Well, I can’t write the post that I was going to write. Or rather, I can write it, but it’s going to have to have a great big caveat at the end.
So, somewhat short version of original idea; I’ll put it all in quotes—
“Fear sells. Fear is a powerful meme. Rush Limbaugh and Glenn Beck know this, and use it every day. Those predicting the collapse of the dollar and a return to gold know it, and use it every day. The evening news knows it. Some environmentalists know it, and are super-quick with the scary statistics. It’s how they keep their audiences. As for me—I’m not going to go there, I find it intellectually dishonest. If the news is good, the news is good, if it’s bad, it’s bad. We need to do our best to see things exactly like they are to make wise and thoughtful decisions.
“So yesterday’s post about potentially getting carbon-free power from coal was a bit of good news. And there are other bits—take the fact that U.S. renewable energy production has roughly doubled in the last decade, and about 13% of U.S. electricity production is now renewable. Or another fact—U.S. carbon emissions are their lowest since the early 1990’s, as are the U.K.’s. The problem with good news in this particular situation is that I’m pretty sure it causes people to quit paying attention. It gives hope, and takes the fear of disaster away; our images of a Soylent Green future begin to recede. People relax just bit, and assume that somebody is fixing something, and we’ll pull out of it. Thoughtful reflection just doesn’t inspire passion. “Middle-of-the-road” is almost by definition the opposite of demagoguery. Unfortunately, when people relax, the status quo remains, and progress stops.
“So, I’m going to ask everybody out there point blank to stick with this. Stick with it through the good news. After all, if we can be effective, we’re going to get some good news as things get better. But that doesn’t mean it’s time to stop and let someone else carry the ball—there probably is no one else, and if we stop, progress will stop.”
So that was the gist of the would-have-been post.
But, after pondering all of those thoughts yesterday, I ran across more than one piece of information that definitely didn’t qualify as good news. In fact, decidedly bad news. Both are related. Bad news #1—China builds and opens about one coal-fired power plant a week, and they have for years (nothing new there) . Everyone likes to give them a hard time about this. But—a key reason why U.S. emissions are lower? China makes so much of our stuff. If we were making it here, our emissions wouldn’t be lower. So, to simplify—we write software and they make everything from tennis shoes to dog leashes, and we trade. And when we do it that way, we effectively export much of our pollution, and our emissions, overseas. It’s one of the main reasons they need the power plants—to make our stuff. The same is true of the U.K.—they import most of their physical goods. Bad news #2—US emissions are lower, but emissions for the whole system—the whole world—are not falling. They aren’t falling, and they aren’t slowing—they’re accelerating. No sign, not one, that the system as a whole is responding in any way to more renewable power. We burn more, and more, and more fossil fuel, every single year. Last year the world released nearly 40 billion tons of CO2 into the air. This year we are on track to release even more. 1200 new power plants are being planned around the world. World population is still rising, too, though the rate has slowed. Roughly every three days there are a million more mouths to feed on the planet. Every three days. So population is going up, energy use is going up, fossil fuel use is going up, and those things also mean that the human impact on the planet is still growing. More cars, more people, more roads, more pollution, more resource extraction, more habitat destruction.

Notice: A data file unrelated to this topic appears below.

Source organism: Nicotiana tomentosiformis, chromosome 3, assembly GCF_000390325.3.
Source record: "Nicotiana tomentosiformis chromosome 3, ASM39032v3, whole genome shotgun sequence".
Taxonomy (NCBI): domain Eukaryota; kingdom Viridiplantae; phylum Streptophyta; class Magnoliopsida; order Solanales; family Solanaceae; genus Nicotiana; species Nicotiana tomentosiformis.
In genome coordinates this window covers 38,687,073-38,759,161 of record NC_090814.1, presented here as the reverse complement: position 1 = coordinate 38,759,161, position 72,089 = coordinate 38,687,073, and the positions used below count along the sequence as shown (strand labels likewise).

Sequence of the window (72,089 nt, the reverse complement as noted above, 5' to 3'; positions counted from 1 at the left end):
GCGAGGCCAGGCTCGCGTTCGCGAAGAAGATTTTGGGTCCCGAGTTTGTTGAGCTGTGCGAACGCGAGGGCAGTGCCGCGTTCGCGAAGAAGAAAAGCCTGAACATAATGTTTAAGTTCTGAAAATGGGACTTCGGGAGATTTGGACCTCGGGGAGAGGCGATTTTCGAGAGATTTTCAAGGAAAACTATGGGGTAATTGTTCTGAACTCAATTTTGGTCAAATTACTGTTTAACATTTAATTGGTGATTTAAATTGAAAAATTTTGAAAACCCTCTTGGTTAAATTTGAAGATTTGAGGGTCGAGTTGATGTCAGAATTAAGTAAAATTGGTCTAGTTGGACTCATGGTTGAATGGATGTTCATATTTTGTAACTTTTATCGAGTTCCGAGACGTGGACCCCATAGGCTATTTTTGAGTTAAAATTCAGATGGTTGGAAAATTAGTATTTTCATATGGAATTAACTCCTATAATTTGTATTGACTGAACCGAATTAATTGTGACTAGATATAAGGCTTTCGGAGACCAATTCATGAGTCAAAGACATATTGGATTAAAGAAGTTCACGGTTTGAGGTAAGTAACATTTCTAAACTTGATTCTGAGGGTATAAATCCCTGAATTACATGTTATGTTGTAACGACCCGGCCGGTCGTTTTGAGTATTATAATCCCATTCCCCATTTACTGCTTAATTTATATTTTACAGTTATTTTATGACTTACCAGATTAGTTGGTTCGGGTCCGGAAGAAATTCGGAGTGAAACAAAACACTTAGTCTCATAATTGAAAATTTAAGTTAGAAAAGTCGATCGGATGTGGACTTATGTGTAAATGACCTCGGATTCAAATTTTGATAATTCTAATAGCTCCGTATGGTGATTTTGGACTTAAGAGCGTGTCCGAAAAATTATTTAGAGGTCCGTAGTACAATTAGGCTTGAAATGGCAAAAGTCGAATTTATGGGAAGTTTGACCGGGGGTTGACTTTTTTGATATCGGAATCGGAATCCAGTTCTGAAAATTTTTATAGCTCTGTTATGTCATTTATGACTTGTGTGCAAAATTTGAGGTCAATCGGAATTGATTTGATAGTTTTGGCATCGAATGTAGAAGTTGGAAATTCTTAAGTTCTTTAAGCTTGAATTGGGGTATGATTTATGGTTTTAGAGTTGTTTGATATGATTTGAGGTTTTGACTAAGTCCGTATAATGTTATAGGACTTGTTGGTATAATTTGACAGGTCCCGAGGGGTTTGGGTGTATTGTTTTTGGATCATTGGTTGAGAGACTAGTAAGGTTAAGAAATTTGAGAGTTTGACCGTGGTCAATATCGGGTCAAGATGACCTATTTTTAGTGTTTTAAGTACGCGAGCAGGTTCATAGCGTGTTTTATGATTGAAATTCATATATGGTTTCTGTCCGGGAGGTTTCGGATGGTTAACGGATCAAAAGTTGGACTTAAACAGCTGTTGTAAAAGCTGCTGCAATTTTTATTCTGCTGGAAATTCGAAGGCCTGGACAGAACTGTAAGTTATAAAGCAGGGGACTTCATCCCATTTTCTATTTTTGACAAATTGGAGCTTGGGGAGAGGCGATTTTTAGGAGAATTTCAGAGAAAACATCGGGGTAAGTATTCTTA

(Note, March 2015: Some of the trends in the above paragraph are starting to change—see more recent post “Glimmers of Progress“.)
I’m not sure what to do about it; it’s depressing. My basic idea hasn’t changed—there is no power on earth to change it but us; we individuals. Politicians won’t change it, not in a democracy, or at least not until a majority of the people actually want it. Companies won’t change it—they’re hard-wired for profit, and respond only to demand. But if we individuals vote with our dollars when we spend, reduce our own carbon footprints, invest what we don’t spend in “green” projects and companies, and actively participate in our local environmental issues, if we “start switching” ourselves to the extent that we can, and stick with it—then together we can effect change, house by house, neighborhood by neighborhood, city by city, country by country, and continent by continent. There is no other way that I can see to change the course of the system. Eventually there will be some critical mass, and political solutions can be voted into place, but we’re not quite there yet.
And I dearly wish I could have, in good faith, posted the more optimistic first version.
Tomorrow—Mr. X speaks on global warming and fossil fuel. And I still haven’t forgotten about that “Walmart post”—I’ll get to it here sometime soon.
Image credit: kasto / 123RF Stock Photo